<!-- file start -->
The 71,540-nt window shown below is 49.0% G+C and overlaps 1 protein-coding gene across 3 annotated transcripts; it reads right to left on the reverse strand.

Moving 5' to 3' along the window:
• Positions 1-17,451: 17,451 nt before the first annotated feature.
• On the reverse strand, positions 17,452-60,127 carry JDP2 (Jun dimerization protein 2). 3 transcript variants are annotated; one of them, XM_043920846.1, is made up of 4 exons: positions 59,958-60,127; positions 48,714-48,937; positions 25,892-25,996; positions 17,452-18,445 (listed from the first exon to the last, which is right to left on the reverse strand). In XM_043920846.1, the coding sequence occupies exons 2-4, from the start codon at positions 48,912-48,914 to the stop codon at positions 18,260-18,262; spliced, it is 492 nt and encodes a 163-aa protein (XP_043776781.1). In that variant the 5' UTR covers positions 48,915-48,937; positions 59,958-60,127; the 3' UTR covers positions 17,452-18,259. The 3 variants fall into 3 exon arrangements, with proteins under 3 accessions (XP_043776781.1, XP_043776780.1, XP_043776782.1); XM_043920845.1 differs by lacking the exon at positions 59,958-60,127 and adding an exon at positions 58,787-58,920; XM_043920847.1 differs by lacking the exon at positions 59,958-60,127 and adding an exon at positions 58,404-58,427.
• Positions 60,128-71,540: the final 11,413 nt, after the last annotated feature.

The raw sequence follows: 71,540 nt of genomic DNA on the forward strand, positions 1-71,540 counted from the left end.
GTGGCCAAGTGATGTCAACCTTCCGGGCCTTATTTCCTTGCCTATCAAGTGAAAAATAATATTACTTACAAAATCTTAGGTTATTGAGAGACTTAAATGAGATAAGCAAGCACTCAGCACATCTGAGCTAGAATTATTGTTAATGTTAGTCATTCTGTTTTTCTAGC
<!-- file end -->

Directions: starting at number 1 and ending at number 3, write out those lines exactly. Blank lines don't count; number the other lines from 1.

The 71,540-nt window shown below is 49.0% G+C and overlaps 1 protein-coding gene across 3 annotated transcripts; it reads right to left on the reverse strand.

Moving 5' to 3' along the window:
• Positions 1-17,451: 17,451 nt before the first annotated feature.